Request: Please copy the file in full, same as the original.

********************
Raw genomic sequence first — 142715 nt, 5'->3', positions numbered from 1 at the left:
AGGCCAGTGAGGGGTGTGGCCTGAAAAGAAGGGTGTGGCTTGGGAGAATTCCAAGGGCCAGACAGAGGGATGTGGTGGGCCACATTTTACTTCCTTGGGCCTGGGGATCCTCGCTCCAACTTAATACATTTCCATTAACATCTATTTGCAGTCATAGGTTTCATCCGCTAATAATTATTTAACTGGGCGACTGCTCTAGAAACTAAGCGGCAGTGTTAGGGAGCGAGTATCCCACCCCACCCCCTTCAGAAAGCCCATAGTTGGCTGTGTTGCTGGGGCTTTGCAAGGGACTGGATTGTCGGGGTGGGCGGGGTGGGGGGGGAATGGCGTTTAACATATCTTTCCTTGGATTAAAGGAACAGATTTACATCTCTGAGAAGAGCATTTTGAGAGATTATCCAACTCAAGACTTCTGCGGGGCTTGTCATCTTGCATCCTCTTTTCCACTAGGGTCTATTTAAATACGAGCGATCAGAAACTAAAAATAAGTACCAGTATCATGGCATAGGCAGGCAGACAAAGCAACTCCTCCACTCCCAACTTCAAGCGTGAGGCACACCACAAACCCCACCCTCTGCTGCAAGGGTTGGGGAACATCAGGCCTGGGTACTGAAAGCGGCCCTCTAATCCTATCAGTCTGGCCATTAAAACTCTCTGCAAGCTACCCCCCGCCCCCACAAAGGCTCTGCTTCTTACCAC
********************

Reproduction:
Raw genomic sequence first — 142715 nt, 5'->3', positions numbered from 1 at the left:
AGGCCAGTGAGGGGTGTGGCCTGAAAAGAAGGGTGTGGCTTGGGAGAATTCCAAGGGCCAGACAGAGGGATGTGGTGGGCCACATTTTACTTCCTTGGGCCTGGGGATCCTCGCTCCAACTTAATACATTTCCATTAACATCTATTTGCAGTCATAGGTTTCATCCGCTAATAATTATTTAACTGGGCGACTGCTCTAGAAACTAAGCGGCAGTGTTAGGGAGCGAGTATCCCACCCCACCCCCTTCAGAAAGCCCATAGTTGGCTGTGTTGCTGGGGCTTTGCAAGGGACTGGATTGTCGGGGTGGGCGGGGTGGGGGGGGAATGGCGTTTAACATATCTTTCCTTGGATTAAAGGAACAGATTTACATCTCTGAGAAGAGCATTTTGAGAGATTATCCAACTCAAGACTTCTGCGGGGCTTGTCATCTTGCATCCTCTTTTCCACTAGGGTCTATTTAAATACGAGCGATCAGAAACTAAAAATAAGTACCAGTATCATGGCATAGGCAGGCAGACAAAGCAACTCCTCCACTCCCAACTTCAAGCGTGAGGCACACCACAAACCCCACCCTCTGCTGCAAGGGTTGGGGAACATCAGGCCTGGGTACTGAAAGCGGCCCTCTAATCCTATCAGTCTGGCCATTAAAACTCTCTGCAAGCTACCCCCCGCCCCCACAAAGGCTCTGCTTCTTACCAC